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Old 01-04-2012, 10:35 PM   #41
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RE: How do you have your dock lines setup?

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Willy wrote:
There are times in these waters when my 8.5 knot boat ( max ) gets pushed backwards. Them times you thought you might beat the tide only to find ya blew it and are stuck with no place to go but ever so slowly backwards.

*On occasion in my sailboat days,*we'd set out an anchor and pull ahead of the fleet.
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Old 01-05-2012, 03:52 AM   #42
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RE: How do you have your dock lines setup?

Charles is correct in his assesment of docking. The fact that there is a large tidal range on the west coast is irrelevant. The floating docks with the bull rails is the issue. To moor to these (Correctly tying the boat to the dock) is just using a "two part line". the eye is passed through the bull rail back to the vessel and adjusted as necessary aboard the boat. Not only does the 2 part line reduce chafe, it almost doubles the strength of the line.
Like many other people on this forum, I have work and played in many different parts country with varying tidal ranges/currents/docks and what works,works. A walk down a typical marina set up will reveal much more than who has the shiniest boat and the latest electronic widgets.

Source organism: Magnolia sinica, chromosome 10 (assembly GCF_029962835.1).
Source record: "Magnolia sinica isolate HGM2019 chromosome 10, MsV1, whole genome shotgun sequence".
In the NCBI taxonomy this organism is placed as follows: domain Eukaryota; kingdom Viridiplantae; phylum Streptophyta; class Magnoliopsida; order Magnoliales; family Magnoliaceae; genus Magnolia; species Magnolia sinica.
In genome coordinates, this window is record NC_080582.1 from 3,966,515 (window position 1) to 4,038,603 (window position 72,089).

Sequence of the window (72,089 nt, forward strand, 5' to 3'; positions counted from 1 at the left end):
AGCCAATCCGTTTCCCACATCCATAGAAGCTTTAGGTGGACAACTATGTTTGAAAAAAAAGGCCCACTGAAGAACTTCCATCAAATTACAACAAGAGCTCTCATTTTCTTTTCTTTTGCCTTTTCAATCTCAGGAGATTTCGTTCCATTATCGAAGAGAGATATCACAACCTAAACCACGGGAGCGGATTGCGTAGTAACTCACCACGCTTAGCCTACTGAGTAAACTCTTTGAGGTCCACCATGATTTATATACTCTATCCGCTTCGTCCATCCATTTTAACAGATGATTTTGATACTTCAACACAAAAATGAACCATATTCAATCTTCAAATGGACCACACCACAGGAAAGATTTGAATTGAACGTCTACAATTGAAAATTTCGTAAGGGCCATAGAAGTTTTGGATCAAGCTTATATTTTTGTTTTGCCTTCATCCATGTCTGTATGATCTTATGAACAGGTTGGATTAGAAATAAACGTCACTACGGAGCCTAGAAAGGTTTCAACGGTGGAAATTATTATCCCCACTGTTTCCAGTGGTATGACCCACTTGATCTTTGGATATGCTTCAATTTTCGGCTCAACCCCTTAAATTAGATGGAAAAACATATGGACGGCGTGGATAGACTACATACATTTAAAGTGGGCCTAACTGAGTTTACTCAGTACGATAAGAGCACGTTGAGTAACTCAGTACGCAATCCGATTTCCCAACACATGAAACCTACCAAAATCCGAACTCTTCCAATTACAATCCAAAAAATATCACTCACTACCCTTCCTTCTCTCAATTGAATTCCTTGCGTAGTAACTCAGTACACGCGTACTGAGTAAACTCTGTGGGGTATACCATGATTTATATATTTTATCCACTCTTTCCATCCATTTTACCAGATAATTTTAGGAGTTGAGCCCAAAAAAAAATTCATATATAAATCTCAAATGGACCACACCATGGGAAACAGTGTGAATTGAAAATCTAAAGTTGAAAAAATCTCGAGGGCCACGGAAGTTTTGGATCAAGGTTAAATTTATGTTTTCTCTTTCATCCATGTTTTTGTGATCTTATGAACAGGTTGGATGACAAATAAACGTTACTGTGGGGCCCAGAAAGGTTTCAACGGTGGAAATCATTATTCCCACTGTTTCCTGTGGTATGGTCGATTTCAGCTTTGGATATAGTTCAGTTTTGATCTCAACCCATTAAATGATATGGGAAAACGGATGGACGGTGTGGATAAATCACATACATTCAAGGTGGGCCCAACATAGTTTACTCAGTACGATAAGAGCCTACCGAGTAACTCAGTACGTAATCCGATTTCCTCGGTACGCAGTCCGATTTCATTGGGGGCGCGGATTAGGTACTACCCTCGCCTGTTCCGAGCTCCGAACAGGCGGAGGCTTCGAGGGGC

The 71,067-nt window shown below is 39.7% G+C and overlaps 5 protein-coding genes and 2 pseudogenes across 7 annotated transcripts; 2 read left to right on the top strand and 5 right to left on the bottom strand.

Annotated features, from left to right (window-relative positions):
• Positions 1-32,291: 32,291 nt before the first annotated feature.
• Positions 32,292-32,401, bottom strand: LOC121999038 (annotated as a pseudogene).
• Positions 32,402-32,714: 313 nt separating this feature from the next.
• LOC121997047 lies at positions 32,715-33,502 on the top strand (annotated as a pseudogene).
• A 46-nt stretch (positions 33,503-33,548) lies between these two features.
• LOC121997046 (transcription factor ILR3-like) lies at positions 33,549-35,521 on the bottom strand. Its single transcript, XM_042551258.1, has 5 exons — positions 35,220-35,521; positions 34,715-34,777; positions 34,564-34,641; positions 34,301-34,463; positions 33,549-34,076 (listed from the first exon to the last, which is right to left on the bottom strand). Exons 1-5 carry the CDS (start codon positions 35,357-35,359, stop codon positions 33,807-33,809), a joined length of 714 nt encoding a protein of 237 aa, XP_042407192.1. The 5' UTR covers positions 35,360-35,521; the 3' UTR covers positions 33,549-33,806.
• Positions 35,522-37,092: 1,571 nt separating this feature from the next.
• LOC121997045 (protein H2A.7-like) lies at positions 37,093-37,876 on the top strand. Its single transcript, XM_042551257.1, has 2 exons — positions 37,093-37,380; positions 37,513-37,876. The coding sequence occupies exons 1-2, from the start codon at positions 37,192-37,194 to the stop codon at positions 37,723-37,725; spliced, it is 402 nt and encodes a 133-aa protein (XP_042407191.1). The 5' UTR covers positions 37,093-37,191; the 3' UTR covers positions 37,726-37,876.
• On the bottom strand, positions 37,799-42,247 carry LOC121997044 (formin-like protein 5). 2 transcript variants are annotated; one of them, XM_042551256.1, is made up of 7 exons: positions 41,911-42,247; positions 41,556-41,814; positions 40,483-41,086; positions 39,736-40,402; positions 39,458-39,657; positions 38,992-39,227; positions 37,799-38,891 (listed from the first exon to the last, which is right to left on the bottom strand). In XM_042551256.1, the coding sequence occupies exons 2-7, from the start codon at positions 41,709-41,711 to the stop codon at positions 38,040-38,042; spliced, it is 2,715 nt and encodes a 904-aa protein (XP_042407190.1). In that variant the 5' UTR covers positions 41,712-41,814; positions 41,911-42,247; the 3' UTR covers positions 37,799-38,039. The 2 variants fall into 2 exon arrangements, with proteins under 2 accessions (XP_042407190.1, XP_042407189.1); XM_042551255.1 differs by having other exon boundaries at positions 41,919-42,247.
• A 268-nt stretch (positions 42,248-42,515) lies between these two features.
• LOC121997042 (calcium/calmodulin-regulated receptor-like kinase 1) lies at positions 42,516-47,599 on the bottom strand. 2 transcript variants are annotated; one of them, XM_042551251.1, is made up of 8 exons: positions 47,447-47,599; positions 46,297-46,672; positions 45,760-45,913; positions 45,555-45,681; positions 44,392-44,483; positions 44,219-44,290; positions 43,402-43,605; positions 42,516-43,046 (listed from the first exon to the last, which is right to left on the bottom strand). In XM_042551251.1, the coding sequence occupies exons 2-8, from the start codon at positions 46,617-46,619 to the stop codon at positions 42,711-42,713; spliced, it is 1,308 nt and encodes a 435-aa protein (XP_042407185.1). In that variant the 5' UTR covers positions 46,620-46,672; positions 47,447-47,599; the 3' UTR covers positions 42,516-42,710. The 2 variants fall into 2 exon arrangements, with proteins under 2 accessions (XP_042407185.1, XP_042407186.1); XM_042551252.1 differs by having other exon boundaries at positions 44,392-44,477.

Savy marina operators don't want your mooring lines coiled or flemished on their wood docks because they cause rot.
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Old 01-05-2012, 09:37 AM   #43
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RE: How do you have your dock lines setup?

Just two bits.......

I have never ever tied to a fixed piling.

Will......how far can you pee?

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Old 01-05-2012, 10:38 AM   #44
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RE: How do you have your dock lines setup?

The way I see it...those who have never done a lot of things with a boat maybe shouldn't be so adamant what may or may not be correct.

I've boated from Alaska to Key West and understand 30 foot tides to wind tides (if you don't know what wind tide is...maybe you should read more and post less).